Around the world, people have been anxiously watching the situation in Afghanistan unfold and change rapidly. The mandatory August 31st evacuation date has now passed, which will make any future evacuation efforts increasingly more difficult and dangerous.
One of the individuals that has had much attention during this crisis is Charlotte Maxwell-Jones, an American, who founded Kabul Small Animal Rescue in Afghanistan. Despite recommendations from the US government and threats from the Taliban, Maxwell-Jones refused to leave Afghanistan without the 40 people on her rescue staff and their 250 animals. The evacuation mission, called “Operation Hercules,” received hundreds of thousands of dollars in donations.
The Evacuation Attempt
On August 23, Maxwell-Jones posted a video update on the rescue’s Facebook page explaining how armed Taliban guards came to her house and stayed on her lawn. She explained that they promised to give her and her staff safe passage as long as she left first; however, she didn’t believe that they would actually follow through with letting her staff leave.
According to the rescue’s update from Sunday, August 29th, an airplane and landing permissions were secured and plans were in place to evacuate everyone to the US. The update emphasized that this would be their last chance to leave. Sadly, things did not go exactly as planned, partially due to the CDC’s policy of not allowing dogs from certain countries, including Afghanistan, where there is a higher risk of rabies. The SPCAI applied for an emergency exemption to this rule, but it did not work.
Getting the Facts Straight
A significant amount of misinformation has circulated online about this operation as well as the evacuation of animals from the region in general. SPCA International has been providing updates to clear up confusion. Their most recent update stated, “the dogs and their caretakers were explicitly NOT allowed to board military aircraft, and numerous private charter aircraft were not granted access to the airport either.” Furthermore, as of the August 30th update, the KSAR staff and cats were not allowed to enter the airport, and Maxwell-Jones was escorted by the Taliban back to the shelter with one puppy on August 30.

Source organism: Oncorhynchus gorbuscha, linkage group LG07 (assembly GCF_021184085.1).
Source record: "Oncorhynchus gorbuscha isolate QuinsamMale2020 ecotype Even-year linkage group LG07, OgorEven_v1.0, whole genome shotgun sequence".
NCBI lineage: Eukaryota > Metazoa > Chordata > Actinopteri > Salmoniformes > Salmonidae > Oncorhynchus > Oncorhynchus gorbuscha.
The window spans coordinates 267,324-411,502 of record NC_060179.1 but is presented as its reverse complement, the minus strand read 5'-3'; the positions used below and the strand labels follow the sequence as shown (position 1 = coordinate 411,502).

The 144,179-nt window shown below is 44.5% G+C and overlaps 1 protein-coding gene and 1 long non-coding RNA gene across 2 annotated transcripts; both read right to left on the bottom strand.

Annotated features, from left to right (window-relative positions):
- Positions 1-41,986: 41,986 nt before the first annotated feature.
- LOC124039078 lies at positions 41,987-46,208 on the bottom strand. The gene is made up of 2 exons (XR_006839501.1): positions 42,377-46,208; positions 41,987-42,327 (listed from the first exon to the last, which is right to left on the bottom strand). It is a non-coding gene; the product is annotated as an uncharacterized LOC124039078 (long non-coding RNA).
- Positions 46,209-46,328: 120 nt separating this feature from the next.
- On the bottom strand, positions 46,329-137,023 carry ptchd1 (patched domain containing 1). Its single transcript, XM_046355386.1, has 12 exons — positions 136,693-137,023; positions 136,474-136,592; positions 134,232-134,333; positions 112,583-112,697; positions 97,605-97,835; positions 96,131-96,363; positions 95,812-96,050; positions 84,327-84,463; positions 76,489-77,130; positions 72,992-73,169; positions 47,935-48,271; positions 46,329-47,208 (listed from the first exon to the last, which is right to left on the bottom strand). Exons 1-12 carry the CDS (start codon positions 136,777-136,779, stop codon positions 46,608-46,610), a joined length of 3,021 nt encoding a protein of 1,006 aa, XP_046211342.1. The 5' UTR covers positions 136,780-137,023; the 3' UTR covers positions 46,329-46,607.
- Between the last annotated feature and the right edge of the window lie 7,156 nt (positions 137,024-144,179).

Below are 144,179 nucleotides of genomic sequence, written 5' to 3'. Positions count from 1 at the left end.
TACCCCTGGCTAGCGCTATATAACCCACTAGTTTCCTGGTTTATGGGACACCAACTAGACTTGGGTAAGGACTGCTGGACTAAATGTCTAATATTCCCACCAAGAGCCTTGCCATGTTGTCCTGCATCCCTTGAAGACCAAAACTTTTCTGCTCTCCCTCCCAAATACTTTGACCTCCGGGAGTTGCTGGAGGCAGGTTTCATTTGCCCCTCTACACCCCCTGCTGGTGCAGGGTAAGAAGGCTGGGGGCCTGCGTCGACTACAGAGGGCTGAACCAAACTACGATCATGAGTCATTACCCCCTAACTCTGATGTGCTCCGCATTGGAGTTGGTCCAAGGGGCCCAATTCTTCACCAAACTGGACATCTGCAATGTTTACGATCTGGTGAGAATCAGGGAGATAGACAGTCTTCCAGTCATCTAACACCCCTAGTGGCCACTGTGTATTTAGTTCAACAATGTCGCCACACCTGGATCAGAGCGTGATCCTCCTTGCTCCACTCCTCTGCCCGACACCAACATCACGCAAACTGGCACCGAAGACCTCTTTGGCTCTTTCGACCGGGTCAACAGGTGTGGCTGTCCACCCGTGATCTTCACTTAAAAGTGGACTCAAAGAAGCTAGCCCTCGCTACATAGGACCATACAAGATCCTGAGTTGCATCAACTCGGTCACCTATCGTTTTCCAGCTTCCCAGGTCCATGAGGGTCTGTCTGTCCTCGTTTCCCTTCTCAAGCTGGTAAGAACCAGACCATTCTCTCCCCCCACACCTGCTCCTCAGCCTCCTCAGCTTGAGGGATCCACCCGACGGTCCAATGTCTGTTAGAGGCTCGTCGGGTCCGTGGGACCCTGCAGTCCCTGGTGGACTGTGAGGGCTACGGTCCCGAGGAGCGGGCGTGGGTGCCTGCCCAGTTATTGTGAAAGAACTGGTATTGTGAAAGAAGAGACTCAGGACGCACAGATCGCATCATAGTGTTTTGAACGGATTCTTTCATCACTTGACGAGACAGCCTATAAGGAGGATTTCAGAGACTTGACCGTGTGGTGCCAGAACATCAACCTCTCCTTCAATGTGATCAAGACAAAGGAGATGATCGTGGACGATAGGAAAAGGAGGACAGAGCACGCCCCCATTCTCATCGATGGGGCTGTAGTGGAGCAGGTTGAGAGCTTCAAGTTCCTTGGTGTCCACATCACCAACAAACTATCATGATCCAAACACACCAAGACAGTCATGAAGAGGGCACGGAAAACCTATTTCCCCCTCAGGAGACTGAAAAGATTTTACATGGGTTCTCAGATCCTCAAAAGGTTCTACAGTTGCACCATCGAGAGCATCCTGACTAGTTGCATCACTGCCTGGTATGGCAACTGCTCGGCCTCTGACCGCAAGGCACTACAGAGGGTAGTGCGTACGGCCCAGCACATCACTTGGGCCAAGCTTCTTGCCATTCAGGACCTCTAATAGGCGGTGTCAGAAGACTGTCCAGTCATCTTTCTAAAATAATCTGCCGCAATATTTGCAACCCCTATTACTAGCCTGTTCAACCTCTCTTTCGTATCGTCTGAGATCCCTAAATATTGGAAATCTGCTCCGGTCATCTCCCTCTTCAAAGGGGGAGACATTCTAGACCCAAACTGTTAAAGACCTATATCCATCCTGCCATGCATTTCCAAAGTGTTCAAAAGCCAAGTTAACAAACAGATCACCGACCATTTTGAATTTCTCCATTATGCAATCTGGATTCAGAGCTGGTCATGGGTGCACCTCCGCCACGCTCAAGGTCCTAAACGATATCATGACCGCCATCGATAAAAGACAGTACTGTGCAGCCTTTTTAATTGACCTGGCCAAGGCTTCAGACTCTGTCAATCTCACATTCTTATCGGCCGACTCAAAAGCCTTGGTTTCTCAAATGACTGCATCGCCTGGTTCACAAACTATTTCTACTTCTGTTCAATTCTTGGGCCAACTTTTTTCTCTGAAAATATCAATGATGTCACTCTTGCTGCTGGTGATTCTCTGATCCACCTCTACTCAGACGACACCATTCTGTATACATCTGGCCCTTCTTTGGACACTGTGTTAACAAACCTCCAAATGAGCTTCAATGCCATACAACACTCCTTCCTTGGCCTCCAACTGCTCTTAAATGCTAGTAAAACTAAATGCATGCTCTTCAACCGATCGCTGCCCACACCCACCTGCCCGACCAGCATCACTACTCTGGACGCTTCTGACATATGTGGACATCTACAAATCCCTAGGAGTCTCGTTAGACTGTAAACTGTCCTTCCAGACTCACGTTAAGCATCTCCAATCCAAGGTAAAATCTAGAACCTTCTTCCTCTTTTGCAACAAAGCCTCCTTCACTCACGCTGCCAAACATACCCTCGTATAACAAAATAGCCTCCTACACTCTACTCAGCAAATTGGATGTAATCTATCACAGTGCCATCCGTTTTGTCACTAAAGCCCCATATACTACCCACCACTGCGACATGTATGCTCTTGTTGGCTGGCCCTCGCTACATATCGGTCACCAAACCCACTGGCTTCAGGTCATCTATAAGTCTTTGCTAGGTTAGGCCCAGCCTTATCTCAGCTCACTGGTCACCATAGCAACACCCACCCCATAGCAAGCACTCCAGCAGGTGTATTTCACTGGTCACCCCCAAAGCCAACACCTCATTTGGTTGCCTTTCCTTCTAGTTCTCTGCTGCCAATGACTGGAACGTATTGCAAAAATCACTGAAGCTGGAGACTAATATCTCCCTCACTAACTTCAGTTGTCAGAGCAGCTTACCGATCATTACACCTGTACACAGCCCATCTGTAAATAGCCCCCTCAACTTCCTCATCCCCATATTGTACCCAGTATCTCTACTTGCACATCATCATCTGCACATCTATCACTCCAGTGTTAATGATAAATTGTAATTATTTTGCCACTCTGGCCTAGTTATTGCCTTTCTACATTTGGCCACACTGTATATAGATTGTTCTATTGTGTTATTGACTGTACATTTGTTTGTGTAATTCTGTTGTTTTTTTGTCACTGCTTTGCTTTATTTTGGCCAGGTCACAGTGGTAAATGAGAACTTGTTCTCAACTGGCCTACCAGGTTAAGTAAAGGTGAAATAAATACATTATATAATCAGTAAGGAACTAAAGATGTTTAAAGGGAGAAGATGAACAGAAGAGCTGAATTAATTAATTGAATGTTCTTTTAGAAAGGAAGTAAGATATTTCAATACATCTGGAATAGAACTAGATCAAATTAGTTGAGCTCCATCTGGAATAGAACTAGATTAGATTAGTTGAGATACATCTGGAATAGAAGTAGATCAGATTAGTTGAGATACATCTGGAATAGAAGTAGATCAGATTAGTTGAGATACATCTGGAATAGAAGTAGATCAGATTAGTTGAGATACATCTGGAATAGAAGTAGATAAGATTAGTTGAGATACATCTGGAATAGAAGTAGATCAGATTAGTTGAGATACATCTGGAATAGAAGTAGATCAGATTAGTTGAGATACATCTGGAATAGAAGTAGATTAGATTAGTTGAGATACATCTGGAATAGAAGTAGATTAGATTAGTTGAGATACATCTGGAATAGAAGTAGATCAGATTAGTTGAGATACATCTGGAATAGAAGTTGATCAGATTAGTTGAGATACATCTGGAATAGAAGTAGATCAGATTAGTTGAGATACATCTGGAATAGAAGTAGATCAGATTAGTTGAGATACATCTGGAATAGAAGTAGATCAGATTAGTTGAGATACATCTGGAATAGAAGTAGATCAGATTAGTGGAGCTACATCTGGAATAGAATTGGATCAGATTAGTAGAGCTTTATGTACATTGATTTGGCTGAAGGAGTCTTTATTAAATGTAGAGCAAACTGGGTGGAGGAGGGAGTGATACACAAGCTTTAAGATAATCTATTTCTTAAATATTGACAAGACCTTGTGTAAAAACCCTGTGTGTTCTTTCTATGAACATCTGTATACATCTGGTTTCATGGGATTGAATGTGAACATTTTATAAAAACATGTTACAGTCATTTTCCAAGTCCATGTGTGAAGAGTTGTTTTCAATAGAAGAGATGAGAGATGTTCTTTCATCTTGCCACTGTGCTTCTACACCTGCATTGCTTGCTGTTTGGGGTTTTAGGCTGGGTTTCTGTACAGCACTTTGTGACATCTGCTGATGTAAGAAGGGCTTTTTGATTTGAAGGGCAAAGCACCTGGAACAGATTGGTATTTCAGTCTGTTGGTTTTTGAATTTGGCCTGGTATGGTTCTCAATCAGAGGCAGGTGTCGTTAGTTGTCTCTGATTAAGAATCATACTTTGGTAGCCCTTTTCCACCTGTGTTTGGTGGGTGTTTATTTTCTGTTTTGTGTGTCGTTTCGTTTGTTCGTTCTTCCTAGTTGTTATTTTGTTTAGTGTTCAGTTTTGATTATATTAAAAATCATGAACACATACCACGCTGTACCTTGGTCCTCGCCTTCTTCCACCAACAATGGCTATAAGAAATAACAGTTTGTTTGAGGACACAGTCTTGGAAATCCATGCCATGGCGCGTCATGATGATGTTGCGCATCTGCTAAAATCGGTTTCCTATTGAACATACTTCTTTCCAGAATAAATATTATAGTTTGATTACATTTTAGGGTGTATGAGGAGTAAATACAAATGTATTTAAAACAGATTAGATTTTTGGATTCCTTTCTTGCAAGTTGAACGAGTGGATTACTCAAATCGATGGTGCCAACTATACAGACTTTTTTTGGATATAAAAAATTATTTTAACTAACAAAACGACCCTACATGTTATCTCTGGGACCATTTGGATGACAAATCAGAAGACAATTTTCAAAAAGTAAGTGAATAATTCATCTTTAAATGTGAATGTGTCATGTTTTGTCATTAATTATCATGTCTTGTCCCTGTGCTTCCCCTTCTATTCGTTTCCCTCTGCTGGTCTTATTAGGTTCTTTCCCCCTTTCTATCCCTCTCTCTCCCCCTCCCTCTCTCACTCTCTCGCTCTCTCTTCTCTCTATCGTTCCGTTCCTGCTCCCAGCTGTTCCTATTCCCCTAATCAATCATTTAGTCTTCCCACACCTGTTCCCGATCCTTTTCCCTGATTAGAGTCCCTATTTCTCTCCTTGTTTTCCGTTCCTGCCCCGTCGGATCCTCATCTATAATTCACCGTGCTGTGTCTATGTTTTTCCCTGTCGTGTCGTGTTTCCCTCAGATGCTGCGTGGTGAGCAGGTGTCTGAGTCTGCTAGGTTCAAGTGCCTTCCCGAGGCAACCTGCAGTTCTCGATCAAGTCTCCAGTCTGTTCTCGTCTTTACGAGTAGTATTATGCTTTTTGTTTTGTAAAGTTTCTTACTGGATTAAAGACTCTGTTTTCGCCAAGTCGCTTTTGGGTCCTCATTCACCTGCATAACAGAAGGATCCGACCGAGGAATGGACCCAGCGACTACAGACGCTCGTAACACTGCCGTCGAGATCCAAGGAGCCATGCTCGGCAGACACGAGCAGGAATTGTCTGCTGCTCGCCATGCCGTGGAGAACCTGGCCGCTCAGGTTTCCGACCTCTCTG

Sadly, Maxwell-Jones was told that an unconfirmed number of dogs that had been under her care, were released and thus, became strays. Before leaving, Maxwell-Jones asked the military to open the bags of dog food that she brought and leave them out around the airport.
What Comes Next
KSAR is hoping to return to the airport when it is safe in order to re-rescue the dogs that were released. SPCAI is working to confirm the number of dogs that were released and gain more information about the incident. They also plan to continue to support KSAR and work towards evacuating Maxwell-Jones, her staff, and the animals.
“Our team has been working around the clock and has exhausted every possible option and resource we could in our mission to rescue the dogs before the U.S. military withdrawal from Afghanistan,” stated, Lori Kalef, Director of Programs at SPCA International. “We’ll continue to do everything we can to evacuate Kabul Small Animal Rescue’s staff and animals from the country after August 31.”
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